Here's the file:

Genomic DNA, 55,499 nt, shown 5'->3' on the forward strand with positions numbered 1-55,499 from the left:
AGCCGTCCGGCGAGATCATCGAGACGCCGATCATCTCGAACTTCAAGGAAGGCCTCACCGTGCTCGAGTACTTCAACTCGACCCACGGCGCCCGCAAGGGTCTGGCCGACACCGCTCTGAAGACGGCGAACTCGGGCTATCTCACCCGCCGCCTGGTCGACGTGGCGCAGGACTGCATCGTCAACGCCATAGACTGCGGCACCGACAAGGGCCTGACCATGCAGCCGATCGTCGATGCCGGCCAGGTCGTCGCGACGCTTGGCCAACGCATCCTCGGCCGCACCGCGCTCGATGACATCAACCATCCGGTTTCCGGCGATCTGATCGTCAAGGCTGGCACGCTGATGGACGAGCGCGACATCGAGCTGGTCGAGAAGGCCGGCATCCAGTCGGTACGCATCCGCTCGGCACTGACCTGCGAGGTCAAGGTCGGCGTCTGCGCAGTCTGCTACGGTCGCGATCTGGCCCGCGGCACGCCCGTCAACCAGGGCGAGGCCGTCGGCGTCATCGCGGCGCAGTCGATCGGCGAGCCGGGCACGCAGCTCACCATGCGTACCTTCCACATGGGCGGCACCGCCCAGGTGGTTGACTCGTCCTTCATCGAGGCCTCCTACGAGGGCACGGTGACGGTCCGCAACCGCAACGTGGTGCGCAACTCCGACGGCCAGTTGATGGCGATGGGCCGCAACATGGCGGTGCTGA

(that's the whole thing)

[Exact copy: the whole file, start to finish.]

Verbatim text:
Genomic DNA, 55,499 nt, shown 5'->3' on the forward strand with positions numbered 1-55,499 from the left:
AGCCGTCCGGCGAGATCATCGAGACGCCGATCATCTCGAACTTCAAGGAAGGCCTCACCGTGCTCGAGTACTTCAACTCGACCCACGGCGCCCGCAAGGGTCTGGCCGACACCGCTCTGAAGACGGCGAACTCGGGCTATCTCACCCGCCGCCTGGTCGACGTGGCGCAGGACTGCATCGTCAACGCCATAGACTGCGGCACCGACAAGGGCCTGACCATGCAGCCGATCGTCGATGCCGGCCAGGTCGTCGCGACGCTTGGCCAACGCATCCTCGGCCGCACCGCGCTCGATGACATCAACCATCCGGTTTCCGGCGATCTGATCGTCAAGGCTGGCACGCTGATGGACGAGCGCGACATCGAGCTGGTCGAGAAGGCCGGCATCCAGTCGGTACGCATCCGCTCGGCACTGACCTGCGAGGTCAAGGTCGGCGTCTGCGCAGTCTGCTACGGTCGCGATCTGGCCCGCGGCACGCCCGTCAACCAGGGCGAGGCCGTCGGCGTCATCGCGGCGCAGTCGATCGGCGAGCCGGGCACGCAGCTCACCATGCGTACCTTCCACATGGGCGGCACCGCCCAGGTGGTTGACTCGTCCTTCATCGAGGCCTCCTACGAGGGCACGGTGACGGTCCGCAACCGCAACGTGGTGCGCAACTCCGACGGCCAGTTGATGGCGATGGGCCGCAACATGGCGGTGCTGA